Is Brexit a move toward British independence? Some Leave and Remain partisans may believe so, differing only over whether that’s good or bad.
But, as usual, things are more complicated. We should hope that, in one respect, Britain’s exit from the EU will create a kind of dependence that did not exist while it was still a member of the union.
To see how, one must take note of the original (classical) liberal case for competing political jurisdictions rather than one unified authority: competition tends to generate liberty and prosperity by lowering the cost of ‘exit’ – that is, of voting with one’s feet to relocate from more-onerous to less-onerous jurisdictions.
Legal and political scholars have long understood that decentralization of power in Europe accounts in large measure for its unique achievements both in terms of individual autonomy and prosperity. During the Middle Ages, instead of one superstate united with a single religious authority, Europe consisted in many small jurisdictions and a transnational church, each of which jealously guarded its prerogatives. In England, when kings tried to consolidate their power, they met resistance from barons and others who expected to lose from the centralization of power.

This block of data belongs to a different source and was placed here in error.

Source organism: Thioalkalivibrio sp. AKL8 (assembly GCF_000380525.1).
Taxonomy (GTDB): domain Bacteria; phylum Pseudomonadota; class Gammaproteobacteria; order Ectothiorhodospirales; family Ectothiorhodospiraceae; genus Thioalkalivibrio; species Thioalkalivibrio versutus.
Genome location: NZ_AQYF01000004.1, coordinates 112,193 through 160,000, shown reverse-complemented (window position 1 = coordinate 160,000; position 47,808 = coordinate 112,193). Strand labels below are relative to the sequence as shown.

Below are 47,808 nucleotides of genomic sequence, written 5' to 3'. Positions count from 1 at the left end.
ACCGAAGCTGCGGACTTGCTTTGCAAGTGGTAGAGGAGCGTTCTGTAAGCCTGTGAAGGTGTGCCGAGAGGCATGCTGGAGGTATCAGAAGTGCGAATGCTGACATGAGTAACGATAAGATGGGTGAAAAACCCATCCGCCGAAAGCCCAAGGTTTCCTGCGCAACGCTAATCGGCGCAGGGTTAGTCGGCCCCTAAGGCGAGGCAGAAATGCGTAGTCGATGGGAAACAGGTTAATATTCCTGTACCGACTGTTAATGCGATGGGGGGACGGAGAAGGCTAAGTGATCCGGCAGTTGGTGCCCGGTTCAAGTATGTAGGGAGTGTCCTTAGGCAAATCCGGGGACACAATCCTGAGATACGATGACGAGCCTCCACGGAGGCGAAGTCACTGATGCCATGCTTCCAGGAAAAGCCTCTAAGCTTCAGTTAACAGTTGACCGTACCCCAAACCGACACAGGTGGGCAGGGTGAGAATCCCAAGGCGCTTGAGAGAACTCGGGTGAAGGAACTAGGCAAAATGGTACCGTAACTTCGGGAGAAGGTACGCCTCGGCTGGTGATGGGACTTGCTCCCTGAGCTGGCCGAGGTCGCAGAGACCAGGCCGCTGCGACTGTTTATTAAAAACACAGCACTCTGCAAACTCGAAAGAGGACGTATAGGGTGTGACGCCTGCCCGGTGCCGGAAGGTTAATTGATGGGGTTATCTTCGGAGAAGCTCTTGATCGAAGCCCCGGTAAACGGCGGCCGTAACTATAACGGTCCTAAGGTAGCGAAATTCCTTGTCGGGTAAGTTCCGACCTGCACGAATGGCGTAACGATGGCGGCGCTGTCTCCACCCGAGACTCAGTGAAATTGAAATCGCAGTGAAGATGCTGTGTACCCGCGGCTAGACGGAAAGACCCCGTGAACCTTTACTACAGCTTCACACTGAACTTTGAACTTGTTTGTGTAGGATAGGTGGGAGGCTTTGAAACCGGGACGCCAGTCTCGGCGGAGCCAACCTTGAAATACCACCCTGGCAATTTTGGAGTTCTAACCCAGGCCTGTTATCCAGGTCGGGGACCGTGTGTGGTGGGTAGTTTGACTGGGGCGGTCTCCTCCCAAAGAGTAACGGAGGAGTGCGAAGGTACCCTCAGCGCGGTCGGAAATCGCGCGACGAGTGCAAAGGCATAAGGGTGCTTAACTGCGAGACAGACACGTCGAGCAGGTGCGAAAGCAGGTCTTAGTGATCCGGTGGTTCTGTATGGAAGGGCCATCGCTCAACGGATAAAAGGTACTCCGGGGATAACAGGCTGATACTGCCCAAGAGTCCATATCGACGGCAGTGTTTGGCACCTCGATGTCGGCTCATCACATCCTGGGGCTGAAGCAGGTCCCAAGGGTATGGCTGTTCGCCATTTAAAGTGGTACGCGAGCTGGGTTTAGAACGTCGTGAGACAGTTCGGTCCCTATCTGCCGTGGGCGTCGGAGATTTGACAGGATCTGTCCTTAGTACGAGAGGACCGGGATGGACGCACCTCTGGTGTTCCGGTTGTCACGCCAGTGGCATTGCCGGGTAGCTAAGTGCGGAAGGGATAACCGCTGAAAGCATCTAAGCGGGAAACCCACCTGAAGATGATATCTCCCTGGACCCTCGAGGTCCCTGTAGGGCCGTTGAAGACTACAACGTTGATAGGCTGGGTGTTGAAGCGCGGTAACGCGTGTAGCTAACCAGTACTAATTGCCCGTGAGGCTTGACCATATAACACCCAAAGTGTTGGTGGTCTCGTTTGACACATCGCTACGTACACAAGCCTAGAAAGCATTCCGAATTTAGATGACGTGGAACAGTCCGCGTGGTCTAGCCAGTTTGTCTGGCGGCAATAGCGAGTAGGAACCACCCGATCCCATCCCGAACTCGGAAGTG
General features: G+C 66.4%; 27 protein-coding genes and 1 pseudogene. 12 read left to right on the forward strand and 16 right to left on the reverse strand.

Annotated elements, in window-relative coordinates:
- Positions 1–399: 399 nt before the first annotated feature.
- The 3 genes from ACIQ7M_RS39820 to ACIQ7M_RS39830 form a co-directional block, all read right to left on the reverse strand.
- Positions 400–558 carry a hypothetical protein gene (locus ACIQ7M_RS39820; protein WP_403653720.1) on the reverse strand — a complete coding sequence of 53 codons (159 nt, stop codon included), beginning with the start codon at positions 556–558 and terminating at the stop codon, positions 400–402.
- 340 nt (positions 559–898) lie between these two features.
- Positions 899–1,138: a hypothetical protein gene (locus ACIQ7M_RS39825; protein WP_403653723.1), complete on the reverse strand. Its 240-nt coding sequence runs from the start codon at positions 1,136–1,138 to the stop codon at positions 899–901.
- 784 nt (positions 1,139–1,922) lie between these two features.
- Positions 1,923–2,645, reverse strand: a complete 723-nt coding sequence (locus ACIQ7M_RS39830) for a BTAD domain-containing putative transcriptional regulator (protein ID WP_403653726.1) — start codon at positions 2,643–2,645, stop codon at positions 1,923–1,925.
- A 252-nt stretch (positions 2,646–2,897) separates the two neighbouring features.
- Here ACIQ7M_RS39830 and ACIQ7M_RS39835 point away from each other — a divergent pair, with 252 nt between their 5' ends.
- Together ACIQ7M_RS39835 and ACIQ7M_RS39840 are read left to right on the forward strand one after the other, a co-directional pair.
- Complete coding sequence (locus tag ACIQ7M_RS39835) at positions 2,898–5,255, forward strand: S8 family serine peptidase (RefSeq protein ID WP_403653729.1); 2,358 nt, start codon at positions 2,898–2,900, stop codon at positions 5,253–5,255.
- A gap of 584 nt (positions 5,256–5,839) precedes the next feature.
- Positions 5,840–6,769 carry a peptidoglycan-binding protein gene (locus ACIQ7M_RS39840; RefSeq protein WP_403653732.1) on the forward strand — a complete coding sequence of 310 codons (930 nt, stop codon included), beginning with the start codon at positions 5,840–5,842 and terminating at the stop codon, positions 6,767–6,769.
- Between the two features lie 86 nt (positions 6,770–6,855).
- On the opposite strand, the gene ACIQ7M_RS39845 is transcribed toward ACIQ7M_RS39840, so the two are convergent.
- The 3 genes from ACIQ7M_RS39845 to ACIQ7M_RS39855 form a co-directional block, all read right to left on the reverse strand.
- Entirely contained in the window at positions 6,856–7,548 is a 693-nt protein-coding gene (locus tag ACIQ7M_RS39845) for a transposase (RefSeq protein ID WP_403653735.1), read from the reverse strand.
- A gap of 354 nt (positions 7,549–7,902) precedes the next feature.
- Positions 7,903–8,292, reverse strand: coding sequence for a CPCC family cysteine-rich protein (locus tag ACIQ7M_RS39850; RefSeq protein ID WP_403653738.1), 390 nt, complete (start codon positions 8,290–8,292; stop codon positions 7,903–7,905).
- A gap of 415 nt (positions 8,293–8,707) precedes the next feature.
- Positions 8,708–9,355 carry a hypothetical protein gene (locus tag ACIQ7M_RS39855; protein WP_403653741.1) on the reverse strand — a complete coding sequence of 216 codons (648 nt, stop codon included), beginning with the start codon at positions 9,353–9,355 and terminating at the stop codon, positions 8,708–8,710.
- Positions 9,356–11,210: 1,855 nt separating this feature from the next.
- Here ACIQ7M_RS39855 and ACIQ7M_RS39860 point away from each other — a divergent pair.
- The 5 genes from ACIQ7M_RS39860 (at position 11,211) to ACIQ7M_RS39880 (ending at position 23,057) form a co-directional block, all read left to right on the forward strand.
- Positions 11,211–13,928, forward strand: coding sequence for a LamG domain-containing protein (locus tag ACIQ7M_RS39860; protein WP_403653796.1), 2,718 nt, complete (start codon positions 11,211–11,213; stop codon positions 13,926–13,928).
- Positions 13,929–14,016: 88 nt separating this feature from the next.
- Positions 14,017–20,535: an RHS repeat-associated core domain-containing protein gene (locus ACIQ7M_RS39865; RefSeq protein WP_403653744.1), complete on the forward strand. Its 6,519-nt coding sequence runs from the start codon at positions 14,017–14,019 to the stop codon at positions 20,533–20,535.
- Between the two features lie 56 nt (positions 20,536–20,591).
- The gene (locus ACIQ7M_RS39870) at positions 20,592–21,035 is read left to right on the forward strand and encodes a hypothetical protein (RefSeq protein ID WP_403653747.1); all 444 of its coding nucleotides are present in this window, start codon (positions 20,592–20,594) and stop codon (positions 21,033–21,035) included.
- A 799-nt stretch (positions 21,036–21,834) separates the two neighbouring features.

Although the players in this drama did not intend to liberate the common people, to an important extent, that was the world-changing consequence of this struggle, aided by direct popular resistance to oppression when opportunities arose. When the Middle Ages ended, this proto-liberal tradition, though under assault, was invoked in defense of liberty and economic progress. The result, imperfect as it has been and constantly in jeopardy from those who favor power over freedom, is what we call the western liberal spirit.
This post was published at David Stockmans Contra Corner by Sheldon Richman ‘ June 29, 2016.